The effect descriptions on this page refer to the default effects found within the post-processing stack.
User LUT is a simpler method of color grading where pixelsThe smallest unit in a computer image. Pixel size depends on your screen resolution. Pixel lighting is calculated at every screen pixel. More info
See in Glossary on screen are replaced by new values from an LUT (or look-up texture) supplied by the user. It is a much less advanced method than the Color Grading effect. However, as this method does not require the more advanced texture formatsA file format for handling textures during realtime rendering by 3D graphics hardware, such as a graphics card or mobile device. More info
See in Glossary used by Color Grading it is recommended as a fallback for platforms that do not support these formats.
|Lut||Custom lookup texture (strip format, e.g. 256x16).|
User LUT uses a “strip format” texture for input. Two neutral LUTs are provided with the Post-processing stack, one at a resolution of 256x16 and another at 1024x32. Using larger input textures will affect performance.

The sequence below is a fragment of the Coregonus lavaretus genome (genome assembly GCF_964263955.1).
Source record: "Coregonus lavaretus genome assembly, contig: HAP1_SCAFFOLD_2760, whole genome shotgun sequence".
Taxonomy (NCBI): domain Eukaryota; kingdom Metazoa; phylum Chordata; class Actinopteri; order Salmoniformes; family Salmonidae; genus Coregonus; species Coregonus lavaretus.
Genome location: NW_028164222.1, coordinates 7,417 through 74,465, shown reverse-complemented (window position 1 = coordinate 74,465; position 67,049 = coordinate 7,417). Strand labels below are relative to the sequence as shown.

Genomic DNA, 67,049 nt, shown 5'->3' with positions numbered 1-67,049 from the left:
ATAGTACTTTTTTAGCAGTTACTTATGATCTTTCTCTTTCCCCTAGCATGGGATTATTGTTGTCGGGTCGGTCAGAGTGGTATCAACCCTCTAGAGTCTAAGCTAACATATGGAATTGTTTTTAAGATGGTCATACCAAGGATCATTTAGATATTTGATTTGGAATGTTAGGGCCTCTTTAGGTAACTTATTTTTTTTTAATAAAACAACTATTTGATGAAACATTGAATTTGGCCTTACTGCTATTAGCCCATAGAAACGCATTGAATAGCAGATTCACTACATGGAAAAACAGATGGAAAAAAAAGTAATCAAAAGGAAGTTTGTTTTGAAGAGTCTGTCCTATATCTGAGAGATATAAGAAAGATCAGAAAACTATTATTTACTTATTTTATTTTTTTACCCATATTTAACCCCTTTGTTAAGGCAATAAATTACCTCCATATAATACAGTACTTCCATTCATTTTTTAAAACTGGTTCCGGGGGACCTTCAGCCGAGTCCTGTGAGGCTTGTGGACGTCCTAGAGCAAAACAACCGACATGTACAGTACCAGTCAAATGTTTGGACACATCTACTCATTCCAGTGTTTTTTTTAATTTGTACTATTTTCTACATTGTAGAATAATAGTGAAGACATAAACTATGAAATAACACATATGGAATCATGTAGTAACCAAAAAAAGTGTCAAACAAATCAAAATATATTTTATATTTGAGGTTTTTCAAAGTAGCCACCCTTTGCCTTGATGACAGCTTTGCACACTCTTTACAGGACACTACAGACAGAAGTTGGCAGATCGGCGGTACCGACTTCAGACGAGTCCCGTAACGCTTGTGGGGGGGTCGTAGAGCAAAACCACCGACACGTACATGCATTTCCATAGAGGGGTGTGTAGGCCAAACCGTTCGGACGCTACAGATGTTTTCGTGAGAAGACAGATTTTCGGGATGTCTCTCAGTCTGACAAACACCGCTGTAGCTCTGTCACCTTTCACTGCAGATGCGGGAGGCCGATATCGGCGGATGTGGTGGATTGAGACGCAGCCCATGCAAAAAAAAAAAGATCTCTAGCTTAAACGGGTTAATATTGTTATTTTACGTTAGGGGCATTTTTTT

To create an LUT import one of the neutral LUTs into an image editing tool such as Photoshop with a screenshot of your sceneA Scene contains the environments and menus of your game. Think of each unique Scene file as a unique level. In each Scene, you place your environments, obstacles, and decorations, essentially designing and building your game in pieces. More info
See in Glossary. Apply color corrections in a non destructive manner on top of these two images until you are happy with the result. Note that only pixel-local effects are supported by LUTs, meaning no blur and other effects that depends on the value of neighboring pixels. Now export the LUT with these color changes applied back into Unity to be used in the User LUT effect.
The User LUT effect will prompt you to make changes to the texture’s import settings if necessary.
You can achieve a “lo-fi” effect by manually setting the Filter Mode of the input texture to Point (no filter).
See the Graphics Hardware Capabilities and Emulation page for further details and a list of compliant hardware.
2017–05–24 Page published with no editorial review
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